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Saskia v. Popescu, PhD, MPH, MA, CIC, is a hospital epidemiologist and infection preventionist. During her work as an infection preventionist, she performed surveillance for infectious diseases, preparedness, and Ebola-response practices. She holds a doctorate in Biodefense from George Mason University where her research focuses on the role of infection prevention in facilitating global health security efforts. She is certified in Infection Control and has worked in both pediatric and adult acute care facilities.

Understanding Excess Deaths in the Wake of COVID-19

When we look back at the coronavirus 2019 (COVID-19) pandemic, many things will be evaluated–cases, mortality, long-term implications, number of tests, etc. A critical aspect of understanding how severe and impacting the pandemic is means also looking at the damage it inflicted, such as economic. One piece to this awareness is evaluating excess deaths associated with the pandemic. 
Understanding mortality is tricky though, especially as testing availability posed a huge challenge in the early months of the outbreak. Mortality burden is not just those who have died due to COVID-19, but also those who avoided seeking medical care due to fear, stressed healthcare systems, or a number of other reasons.  A new research study sought to discuss this in the JAMA Internal Medicine.
The research team worked to understand all-cause mortality in the first few months of the COVID-19 pandemic within the United States. The authors pulled data due to any cause each week then compared “these estimates of excess deaths with the reported numbers of deaths due to COVID-19 in different states and evaluate the timing of these increases in relation to testing and pandemic intensity.”
Data regarding deaths due to influenza, pneumonia, and COVID-19 was pulled from the National Center for Health Statistics and stratified by state and week. The observation period was March 1 through May 30, 2020. By estimating the number of deaths in a COVID-19 free world, they then subtracted the expected number of deaths each week from the observed number of deaths. The authors did include adjustments for reporting delays.
After this work, their findings were quite eye-opening. The 781000 deaths that occurred during the study time were higher than expected during that time of year. During the study timeframe, there were 95235 deaths that were officially contributed to COVID-19 and 122300 excess deaths. The number of excess all-cause deaths was 28% higher than those of COVID-19 deaths. They noted that,“the deaths officially attributed to COVID-19 accounted for 78% of the excess all-cause deaths, leaving 22% unattributed to COVID-19. The proportion of excess deaths that were attributed to COVID-19 varied between states and increased over time.”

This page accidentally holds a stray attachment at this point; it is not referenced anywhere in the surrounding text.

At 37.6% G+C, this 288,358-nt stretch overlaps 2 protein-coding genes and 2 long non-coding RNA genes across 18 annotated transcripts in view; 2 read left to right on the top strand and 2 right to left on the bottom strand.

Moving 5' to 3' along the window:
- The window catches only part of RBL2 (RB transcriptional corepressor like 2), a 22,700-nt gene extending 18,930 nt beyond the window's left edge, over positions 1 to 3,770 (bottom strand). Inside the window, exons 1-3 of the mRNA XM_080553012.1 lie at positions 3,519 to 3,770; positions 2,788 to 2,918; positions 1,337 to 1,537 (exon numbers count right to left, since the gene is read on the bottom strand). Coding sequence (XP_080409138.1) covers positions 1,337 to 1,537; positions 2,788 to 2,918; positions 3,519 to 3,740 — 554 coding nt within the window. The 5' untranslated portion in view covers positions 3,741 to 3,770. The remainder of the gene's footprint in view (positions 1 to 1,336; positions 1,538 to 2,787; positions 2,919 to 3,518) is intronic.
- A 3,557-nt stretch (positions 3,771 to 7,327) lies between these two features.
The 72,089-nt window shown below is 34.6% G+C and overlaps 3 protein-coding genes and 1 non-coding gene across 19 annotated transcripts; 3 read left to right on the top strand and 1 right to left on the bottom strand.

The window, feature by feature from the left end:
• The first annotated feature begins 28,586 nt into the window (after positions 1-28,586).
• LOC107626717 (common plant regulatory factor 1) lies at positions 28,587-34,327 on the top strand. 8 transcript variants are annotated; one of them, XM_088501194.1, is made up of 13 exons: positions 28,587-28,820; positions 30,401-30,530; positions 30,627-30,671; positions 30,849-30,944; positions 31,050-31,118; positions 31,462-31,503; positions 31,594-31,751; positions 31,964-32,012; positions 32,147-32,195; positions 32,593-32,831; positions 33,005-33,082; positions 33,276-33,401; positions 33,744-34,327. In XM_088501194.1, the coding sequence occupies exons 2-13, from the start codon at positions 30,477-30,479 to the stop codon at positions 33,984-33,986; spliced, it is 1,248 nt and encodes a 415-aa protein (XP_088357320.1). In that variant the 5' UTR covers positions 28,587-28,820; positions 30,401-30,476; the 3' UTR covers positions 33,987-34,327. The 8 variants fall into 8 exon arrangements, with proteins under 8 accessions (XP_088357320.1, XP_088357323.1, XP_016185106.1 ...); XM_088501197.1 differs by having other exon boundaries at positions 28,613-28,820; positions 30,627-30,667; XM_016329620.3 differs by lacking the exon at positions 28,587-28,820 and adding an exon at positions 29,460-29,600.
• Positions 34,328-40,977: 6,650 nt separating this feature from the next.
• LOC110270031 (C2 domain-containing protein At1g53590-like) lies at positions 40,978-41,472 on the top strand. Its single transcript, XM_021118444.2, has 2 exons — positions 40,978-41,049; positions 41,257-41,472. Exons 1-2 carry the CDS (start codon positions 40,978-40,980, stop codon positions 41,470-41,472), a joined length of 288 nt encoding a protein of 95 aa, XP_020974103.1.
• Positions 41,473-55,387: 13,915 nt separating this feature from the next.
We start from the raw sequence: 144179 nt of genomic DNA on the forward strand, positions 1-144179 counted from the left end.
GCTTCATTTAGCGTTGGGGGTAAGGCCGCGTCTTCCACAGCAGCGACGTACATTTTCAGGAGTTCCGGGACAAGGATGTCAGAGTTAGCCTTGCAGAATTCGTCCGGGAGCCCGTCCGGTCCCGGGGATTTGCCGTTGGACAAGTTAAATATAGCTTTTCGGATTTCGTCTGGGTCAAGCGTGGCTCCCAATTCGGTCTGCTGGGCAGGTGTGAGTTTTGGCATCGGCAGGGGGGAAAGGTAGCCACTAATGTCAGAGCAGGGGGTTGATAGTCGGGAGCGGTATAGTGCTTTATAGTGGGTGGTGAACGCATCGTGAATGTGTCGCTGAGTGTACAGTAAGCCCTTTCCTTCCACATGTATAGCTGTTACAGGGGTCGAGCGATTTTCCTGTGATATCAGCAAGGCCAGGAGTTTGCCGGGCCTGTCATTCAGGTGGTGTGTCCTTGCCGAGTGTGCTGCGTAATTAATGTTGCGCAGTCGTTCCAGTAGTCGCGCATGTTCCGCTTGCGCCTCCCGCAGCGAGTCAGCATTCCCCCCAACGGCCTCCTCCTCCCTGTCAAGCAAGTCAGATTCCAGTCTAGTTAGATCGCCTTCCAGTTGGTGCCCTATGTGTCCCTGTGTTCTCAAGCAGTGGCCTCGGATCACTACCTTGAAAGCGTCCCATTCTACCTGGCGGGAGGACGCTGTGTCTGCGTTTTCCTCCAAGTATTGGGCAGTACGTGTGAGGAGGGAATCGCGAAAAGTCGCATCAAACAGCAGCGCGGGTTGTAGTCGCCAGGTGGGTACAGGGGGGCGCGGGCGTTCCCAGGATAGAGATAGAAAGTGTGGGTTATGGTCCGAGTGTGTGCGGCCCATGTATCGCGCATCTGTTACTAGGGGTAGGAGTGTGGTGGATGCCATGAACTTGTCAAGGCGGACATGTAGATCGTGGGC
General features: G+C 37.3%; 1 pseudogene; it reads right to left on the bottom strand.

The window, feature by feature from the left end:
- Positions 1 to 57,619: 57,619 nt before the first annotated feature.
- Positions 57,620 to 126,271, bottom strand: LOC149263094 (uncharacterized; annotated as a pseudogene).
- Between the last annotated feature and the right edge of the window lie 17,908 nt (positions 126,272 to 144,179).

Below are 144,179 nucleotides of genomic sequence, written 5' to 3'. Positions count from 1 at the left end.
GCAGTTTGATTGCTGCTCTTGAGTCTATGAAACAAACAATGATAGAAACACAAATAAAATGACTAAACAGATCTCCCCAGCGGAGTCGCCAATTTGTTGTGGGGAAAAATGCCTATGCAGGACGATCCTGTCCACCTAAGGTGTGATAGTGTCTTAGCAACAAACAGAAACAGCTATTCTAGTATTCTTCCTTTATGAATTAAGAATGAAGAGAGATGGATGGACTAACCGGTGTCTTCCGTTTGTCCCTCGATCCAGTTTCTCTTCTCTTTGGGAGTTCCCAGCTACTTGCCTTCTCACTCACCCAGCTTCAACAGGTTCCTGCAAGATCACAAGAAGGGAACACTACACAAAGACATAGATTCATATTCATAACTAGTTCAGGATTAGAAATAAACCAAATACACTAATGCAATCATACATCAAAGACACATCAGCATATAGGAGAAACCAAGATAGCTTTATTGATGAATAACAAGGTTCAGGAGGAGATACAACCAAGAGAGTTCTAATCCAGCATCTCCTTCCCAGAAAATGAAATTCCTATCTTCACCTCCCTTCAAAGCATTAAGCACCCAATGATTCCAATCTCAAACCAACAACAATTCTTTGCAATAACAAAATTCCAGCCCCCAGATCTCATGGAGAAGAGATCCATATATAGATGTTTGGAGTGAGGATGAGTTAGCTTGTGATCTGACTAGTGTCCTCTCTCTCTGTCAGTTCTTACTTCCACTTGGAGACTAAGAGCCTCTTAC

In terms of mortality varying by state, the researchers found that all-cause mortality actually increased by a 7-fold increase from the baseline when the epidemic was at its peak in New York City. Other states had varying findings–California reported 4,046 COVID-19 related deaths and 6,800 all-cause excess deaths, meaning that 41% of excess deaths were unattributed to COVID-19. In two states currently experiencing massive spikes, the authors noted, “Texas and Arizona had even wider gaps, with approximately 55% and 53% of the excess deaths unattributed to COVID-19, respectively.”
Ultimately, these findings point to several things. First, monitoring excess deaths is an important piece in understanding the toll of the COVID-19 pandemic and its rippling effects.  Second, there are serious implications for testing capacity and availability. Third, as the authors noted that deaths due to any cause increased by 122000 (28% higher than those reported COVID-19 deaths), which emphasizes that there is a larger burden of deaths that extend beyond COVID-19. Access to care or avoidance of medical settings for fear all contribute to increased mortality and point to a desperate need to address this moving forward. Outreach and communication is critical during this time.
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